# Linear Algebra Solutions 2.2.13: Proof. Suppose that {T,U} is linearly

```Linear Algebra
Solutions
2.2.13:
Proof. Suppose that {T, U } is linearly dependent. Then there exists some nonzero
scalar cT = U . Since T is a nonzero transformation from V to W , there exists
some vector u ∈ V and some nonzero vector v ∈ W such that T (u) = v 6= 0. Then
U (u) = cv. But we also have v = 1c (cv) = 1c U (u) = U ( 1c u) ∈ R(U ). This implies
that 0 6= v ∈ R(T ) ∩ R(U ) which contradicts our assumption. Hence {T, U } is
linearly independent.
2.2.15(c):
Proof. Since V1 ⊆ V1 + V2 , by (b), we have (V1 + V2 )0 ⊆ V10 . Similarly, we have
(V1 + V2 )0 ⊆ V20 . Hence (V1 + V2 )0 ⊆ V10 ∩ V20 .
Now assume that T ∈ V10 ∩ V20 . Then for x in V1 or V2 , we have T (x) = 0. Let
v = v1 + v2 ∈ V1 + V2 , where v1 ∈ V1 and v2 ∈ V2 , then
T (v) = T (v1 + v2 ) = T (v1 ) + T (v2 ) = 0 + 0 = 0.
This implies T ∈ (V1 + V2 )0 , then V10 ∩ V20 ⊆ (V1 + V2 )0 . Therefore (V1 + V2 )0 =
V10 ∩ V20 .
2.2.16:
Proof. Assume that dim V = dim W = n. Let {v1 , &middot; &middot; &middot; , vk } be a basis for N (T ).
Then by Replacement Theorem, we can extend it to a basis
β = {v1 , &middot; &middot; &middot; , vk , vk+1 , &middot; &middot; &middot; , vn } for V . Let T (vi ) = wi , for i = k + 1, &middot; &middot; &middot; , n.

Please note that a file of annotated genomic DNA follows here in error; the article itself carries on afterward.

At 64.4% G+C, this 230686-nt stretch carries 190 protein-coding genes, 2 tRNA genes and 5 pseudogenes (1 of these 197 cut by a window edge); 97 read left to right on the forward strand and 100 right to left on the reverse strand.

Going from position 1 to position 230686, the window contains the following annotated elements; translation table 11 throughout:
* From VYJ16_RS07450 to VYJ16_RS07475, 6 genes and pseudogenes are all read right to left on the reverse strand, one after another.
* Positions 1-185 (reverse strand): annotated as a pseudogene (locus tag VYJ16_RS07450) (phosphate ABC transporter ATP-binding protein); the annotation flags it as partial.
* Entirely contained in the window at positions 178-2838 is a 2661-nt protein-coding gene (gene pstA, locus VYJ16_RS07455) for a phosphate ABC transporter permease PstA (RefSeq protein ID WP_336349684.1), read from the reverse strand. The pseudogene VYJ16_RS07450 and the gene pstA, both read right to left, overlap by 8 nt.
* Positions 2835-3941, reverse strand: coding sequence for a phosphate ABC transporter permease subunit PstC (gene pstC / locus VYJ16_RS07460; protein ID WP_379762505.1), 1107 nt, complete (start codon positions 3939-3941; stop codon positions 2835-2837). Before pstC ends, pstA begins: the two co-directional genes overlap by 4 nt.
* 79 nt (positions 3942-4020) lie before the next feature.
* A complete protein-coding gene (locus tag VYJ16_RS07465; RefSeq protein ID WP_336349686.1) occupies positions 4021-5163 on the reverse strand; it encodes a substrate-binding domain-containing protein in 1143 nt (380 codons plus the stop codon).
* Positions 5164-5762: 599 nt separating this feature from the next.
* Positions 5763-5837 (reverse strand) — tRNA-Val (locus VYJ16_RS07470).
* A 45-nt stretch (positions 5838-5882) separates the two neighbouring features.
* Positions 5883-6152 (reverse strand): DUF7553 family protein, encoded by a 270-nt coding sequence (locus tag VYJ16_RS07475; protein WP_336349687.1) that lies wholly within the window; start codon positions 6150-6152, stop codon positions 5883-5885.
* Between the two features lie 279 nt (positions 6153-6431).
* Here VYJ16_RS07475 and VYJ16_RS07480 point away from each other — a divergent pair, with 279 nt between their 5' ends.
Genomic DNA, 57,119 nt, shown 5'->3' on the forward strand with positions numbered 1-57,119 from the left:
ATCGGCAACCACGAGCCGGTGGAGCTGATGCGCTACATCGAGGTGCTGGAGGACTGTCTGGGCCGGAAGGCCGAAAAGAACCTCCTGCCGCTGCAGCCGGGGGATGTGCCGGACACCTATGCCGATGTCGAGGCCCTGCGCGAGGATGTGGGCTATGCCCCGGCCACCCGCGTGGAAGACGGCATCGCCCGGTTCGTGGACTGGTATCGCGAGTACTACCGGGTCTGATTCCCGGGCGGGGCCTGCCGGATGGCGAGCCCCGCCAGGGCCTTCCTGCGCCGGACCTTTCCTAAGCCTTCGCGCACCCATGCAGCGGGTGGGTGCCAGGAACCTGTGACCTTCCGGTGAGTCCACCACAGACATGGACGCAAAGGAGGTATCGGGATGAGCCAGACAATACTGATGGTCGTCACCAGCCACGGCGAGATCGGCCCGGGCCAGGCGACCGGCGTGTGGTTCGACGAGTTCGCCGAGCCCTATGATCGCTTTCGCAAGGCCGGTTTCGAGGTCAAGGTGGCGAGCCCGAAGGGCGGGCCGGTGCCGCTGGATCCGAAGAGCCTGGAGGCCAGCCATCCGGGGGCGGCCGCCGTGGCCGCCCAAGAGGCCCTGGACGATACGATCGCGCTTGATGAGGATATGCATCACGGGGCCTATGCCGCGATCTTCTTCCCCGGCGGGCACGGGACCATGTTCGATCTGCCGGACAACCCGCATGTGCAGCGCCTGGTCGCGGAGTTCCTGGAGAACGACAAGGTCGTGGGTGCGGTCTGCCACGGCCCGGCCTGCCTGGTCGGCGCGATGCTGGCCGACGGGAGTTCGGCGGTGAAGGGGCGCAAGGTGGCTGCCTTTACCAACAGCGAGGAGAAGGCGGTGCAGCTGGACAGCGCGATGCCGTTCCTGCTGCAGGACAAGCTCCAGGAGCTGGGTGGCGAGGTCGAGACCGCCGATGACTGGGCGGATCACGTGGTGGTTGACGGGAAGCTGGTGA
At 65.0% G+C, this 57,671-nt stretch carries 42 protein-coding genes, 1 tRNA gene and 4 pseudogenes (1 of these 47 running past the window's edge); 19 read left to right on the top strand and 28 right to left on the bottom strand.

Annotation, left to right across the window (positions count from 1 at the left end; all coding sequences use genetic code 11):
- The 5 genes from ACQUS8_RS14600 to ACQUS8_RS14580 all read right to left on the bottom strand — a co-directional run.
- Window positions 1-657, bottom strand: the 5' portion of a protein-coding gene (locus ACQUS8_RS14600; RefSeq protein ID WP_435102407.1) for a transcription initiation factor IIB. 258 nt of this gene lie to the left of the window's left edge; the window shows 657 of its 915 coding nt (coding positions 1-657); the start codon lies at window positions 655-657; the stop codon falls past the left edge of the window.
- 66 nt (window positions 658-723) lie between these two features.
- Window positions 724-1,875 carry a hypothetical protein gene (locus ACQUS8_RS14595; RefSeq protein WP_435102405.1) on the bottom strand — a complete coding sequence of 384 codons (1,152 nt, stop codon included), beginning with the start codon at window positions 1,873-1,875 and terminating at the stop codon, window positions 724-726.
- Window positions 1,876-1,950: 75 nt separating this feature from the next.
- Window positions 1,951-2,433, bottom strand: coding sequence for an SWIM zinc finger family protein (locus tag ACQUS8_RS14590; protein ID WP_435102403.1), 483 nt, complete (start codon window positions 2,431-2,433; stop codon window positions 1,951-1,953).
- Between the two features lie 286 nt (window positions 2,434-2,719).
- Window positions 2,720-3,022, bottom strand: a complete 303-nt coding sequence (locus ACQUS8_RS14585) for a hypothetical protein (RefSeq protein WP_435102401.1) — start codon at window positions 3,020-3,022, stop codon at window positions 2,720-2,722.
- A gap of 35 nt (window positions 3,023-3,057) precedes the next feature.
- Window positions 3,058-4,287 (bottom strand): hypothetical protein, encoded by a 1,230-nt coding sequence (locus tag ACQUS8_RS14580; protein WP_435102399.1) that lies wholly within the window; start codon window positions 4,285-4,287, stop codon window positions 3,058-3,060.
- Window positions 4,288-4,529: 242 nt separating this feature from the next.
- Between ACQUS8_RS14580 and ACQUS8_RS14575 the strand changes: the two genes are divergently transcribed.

Claim: {wk+1 , &middot; &middot; &middot; , wn } is linearly independent.
&middot;&middot;&middot;&middot;&middot;&middot;
&middot;&middot;&middot;&middot;&middot;&middot;
Since {wk+1 , &middot; &middot; &middot; , wn } is linearly independent, again by Replacement Theorem, we
can extend it to a basis γ = {w1 , &middot; &middot; &middot; , wk , wk+1 , &middot; &middot; &middot; , wn } for W .
&middot;&middot;&middot;&middot;&middot;&middot;
&middot;&middot;&middot;&middot;&middot;&middot;
0
0
γ
We find that [T ]β is the diagonal matrix
, where In−k is the (n − k) &times;
0 In−k
(n − k) identity matrix.
1
```